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  • Landslide deaths 'four times higher than thought'

[CURITIBA, BRAZIL] A detailed global database has revealed that the number of landslide-related deaths worldwide has been greatly underestimated by previous surveys.

The database was compiled by David Petley, a professor of geography at Durham University's International Landslide Centre, in the United Kingdom.

Writing in the journal Geology, Petley reports that a total of 2,620 fatal landslides were recorded worldwide in the period 2004 to 2010. These landslides caused 32,322 deaths a number over four times higher than the number of deaths indicated by previous databases Petley writes. That means that [landslides are a] much more significant global hazard than previously thought, he told SciDev.Net.

Landslides occur primarily in Asia, and can have different triggers, including earthquakes, hurricanes and rainfall. The northern part of South Asia, along the southern edges of the Himalayas, is a hotspot for landslides, Petley said.

An important difference between this database and previous systems is that, in the past, deaths from landslides have been recorded as being caused by a trigger event, rather than by the landslide itself.

Furthermore, while previous databases only collected data from events where more than ten people were killed, the new system registers events that have killed as few as one. There are very large numbers of landslides that kill between one and nine people. My dataset picks [these] up, said Petley.

A global landslide database is important because it empowers countries to respond appropriately to hazards and reduce their impact, Petley told SciDev.Net. If we want engineering solutions, better land use management, and even the relocation of people, the first thing is to identify where, how and when [landslides] happen, he said. By using the database and working in appropriate ways, we should be able to cut the number of losses significantly, he said.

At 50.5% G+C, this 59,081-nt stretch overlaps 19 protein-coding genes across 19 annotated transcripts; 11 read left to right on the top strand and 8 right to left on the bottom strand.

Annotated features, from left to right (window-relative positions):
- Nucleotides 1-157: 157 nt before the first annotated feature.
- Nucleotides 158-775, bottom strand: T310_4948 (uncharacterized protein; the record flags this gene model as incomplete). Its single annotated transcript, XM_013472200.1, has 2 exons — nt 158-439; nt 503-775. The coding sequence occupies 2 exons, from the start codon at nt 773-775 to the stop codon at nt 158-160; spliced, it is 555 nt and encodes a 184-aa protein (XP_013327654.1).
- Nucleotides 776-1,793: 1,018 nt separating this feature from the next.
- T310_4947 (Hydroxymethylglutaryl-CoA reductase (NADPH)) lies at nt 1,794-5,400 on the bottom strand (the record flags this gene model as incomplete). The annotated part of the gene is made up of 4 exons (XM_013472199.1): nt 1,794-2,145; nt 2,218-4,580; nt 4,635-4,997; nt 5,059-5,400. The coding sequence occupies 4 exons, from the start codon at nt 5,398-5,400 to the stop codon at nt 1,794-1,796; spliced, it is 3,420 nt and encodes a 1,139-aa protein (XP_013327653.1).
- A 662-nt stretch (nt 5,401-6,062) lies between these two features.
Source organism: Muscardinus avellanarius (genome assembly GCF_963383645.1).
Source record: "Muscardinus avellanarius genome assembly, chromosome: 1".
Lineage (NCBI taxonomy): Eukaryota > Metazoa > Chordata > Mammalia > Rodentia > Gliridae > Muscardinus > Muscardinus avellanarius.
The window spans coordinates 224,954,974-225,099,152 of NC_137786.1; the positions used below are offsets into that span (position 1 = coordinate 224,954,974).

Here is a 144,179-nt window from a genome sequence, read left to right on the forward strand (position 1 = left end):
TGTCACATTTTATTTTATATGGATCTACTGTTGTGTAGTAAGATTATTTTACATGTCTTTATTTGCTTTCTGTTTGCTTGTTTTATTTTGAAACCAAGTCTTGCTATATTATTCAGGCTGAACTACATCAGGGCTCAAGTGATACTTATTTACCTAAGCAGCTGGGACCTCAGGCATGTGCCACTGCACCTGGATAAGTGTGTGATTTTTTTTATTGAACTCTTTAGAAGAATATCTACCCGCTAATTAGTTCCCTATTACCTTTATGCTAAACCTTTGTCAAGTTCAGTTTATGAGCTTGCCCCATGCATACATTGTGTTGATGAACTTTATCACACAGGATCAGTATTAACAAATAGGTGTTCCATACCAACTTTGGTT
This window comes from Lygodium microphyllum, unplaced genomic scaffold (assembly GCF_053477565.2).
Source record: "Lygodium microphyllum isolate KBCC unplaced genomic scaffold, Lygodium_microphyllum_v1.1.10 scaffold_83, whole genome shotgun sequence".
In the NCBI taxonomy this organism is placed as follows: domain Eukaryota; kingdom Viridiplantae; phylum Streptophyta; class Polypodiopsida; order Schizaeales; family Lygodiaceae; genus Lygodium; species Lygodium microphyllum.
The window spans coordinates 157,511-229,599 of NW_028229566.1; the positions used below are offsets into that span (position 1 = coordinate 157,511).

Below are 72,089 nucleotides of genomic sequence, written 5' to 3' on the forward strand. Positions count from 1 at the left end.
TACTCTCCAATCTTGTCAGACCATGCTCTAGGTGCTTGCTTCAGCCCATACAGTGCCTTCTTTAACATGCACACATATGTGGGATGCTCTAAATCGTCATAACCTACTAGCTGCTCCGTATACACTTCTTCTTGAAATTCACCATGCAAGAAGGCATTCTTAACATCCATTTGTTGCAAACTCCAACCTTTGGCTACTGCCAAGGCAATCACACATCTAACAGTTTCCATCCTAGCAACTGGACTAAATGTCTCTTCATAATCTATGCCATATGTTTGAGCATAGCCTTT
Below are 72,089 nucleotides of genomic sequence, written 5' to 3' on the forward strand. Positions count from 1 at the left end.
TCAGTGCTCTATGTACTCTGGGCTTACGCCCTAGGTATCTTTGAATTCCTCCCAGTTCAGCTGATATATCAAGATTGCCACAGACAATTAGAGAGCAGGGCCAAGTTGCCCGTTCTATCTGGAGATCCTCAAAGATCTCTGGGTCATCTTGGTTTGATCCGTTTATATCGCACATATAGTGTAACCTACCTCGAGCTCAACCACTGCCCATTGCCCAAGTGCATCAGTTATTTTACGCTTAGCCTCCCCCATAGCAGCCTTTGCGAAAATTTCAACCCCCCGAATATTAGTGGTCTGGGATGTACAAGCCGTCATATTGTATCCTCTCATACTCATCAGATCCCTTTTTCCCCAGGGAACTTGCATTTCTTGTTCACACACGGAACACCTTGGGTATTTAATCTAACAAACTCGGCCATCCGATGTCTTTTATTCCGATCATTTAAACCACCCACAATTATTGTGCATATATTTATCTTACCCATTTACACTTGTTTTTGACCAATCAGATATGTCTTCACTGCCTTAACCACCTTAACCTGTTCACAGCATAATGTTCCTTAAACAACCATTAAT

Eduardo Macedo, a geologist from Brazil's Institute for Technological Research, and compiler of a Brazilian landslide database, told SciDev.Net that Petley's study confirms the expectations of researchers working in the field.

It represents the first global study to take into consideration events with few victims so it is very important, Macedo said.

Moreover, he added, it sheds light on the link between human activity and landslides. The data clearly show that where there is more human occupation, more landslides happen, he said.

Marcelo Motta, a geographer at the Pontifical Catholic University of Rio de Janeiro, told SciDev.Net that, in the case of Brazil, official landslide data are unreliable, as they are always manipulated to calm public opinion, which is absurd.

There is expert landslide knowledge available, Motta said, but this is often ignored by urban planners who lack plans to distribute housing in safe places. Fundamentally, what is lacking is the transformation of knowledge into planning and action.

Link to abstract in Geology

References

Geology doi: 10.1130/G33217.1 (2012)

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